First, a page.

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Mix Blog Live: A Slice and a Coke

When the 2020 concert season was canceled, it left a lot of supporting businesses throughout the country in a tight spot, including some favorite restaurants of the touring set.

Pino’s Pizzeria in the Bensonhurst section of Brooklyn, N.Y., has been in business since I was about eight or nine years old. When I was in grade school at PS200 a few blocks away, I would walk there with my friends to have lunch on Fridays, the one day a week that we all went out for lunch. The place would be absolutely packed with school kids, and though I can’t recall precisely, I think you could get two slices and a Coke for around $1.25. Yikes. Am I that old?

Throughout the years, there have been only three different owners, and the food at Pino’s has remained excellent throughout. You can keep your designer pizza. As far as I’m concerned, there are only three places in the world you’ll ever get good pizza: Brooklyn, Staten Island and Italy. Anywhere else, all bets are off. Manhattan? Meh. And that includes all of the “original famous-named” joints.

Pino’s is located down the street from my studio, and for a time it was the de-facto lunch or dinner destination (sometimes both) when I’d have sessions. It’s even been mentioned in the production credits of one or two of the projects recorded there.

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The pizza at Pino’s slipped a bit around a year ago (though the rest of their menu didn’t) but seems to have come back up to snuff recently. I’m really happy about that because, if Pino’s had a frequent flyer card, I’d easily have earned Executive Diamond Grand Cheese status. I visit there two or three times a week, travel schedule notwithstanding.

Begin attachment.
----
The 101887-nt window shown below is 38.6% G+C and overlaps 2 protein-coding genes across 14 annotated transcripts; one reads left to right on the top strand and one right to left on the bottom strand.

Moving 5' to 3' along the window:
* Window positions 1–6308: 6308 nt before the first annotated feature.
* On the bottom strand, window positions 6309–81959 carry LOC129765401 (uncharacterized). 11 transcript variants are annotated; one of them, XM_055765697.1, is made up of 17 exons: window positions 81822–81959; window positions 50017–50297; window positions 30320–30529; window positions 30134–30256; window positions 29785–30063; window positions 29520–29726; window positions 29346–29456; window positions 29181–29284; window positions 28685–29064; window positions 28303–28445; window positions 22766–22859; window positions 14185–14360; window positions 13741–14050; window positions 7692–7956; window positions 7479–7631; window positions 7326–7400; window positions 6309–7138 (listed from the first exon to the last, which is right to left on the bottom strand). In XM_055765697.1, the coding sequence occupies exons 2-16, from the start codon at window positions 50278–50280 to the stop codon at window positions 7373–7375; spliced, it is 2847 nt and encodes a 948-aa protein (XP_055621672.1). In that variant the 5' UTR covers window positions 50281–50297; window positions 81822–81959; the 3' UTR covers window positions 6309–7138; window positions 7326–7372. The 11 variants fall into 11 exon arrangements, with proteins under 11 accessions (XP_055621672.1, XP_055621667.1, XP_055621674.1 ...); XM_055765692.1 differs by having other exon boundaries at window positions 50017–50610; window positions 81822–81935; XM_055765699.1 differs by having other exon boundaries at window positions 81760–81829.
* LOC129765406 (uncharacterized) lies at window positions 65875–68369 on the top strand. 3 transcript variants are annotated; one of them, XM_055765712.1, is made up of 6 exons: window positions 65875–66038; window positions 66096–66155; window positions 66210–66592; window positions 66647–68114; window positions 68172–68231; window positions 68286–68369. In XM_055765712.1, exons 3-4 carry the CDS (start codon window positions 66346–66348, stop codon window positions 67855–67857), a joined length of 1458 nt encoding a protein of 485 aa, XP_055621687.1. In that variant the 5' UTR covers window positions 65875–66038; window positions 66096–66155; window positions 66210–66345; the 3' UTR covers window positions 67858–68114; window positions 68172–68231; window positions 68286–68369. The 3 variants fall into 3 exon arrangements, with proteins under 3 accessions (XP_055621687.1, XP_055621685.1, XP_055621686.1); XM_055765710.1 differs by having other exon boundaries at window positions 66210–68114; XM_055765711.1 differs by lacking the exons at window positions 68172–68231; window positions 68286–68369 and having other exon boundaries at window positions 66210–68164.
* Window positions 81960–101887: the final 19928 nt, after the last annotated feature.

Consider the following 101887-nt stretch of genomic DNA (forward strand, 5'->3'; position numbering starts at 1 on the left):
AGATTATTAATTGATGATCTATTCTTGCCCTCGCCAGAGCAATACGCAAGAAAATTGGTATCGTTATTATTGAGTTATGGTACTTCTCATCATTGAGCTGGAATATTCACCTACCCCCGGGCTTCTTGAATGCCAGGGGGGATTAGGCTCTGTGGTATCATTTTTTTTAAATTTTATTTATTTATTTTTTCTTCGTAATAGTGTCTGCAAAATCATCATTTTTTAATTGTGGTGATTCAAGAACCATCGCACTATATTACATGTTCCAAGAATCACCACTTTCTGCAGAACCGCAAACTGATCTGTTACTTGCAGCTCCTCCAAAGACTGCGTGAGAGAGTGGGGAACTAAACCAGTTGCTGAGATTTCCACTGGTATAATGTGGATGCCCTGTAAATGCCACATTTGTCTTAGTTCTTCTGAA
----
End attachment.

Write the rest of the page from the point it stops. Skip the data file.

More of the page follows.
That is, until the pandemic hit, at which point I stopped going anywhere unless it was absolutely necessary. Sorry to say, Pino’s was one of the stops I had to take off the schedule.

Today, while eating a slice from Pino’s for the first time in months, I started thinking about all of those places near the venues I work that must be suffering from COVID-19 fallout, places that would feed the crews working at a venue, supply after-show food for the bands, or would field the 6:30 p.m. pre-show and 10:30 p.m. post-show rushes from patrons attending an event at a nearby theater or club.

John’s on Bleeker Street in Manhattan; Niramish down the street from the Variety Playhouse in Atlanta; that hole-in-the-wall Mexican restaurant in Paso Robles near the State Fairgrounds; the guys in the kitchen at Slim’s in San Francisco who always took such great care of us. Many of those establishments thrive on walk-in business. Some are surviving by providing delivery and pickup, but others have been forced to close, at least temporarily.

I’m hopeful that most of these places will still exist when I return to those locations because it would be a shame for them to close shop—not just because I like the food, but because many of them are neighborhood fixtures and are important to their respective communities. In the meantime, I’m cautiously optimistic that, like Pino’s, they’ll find a way to survive.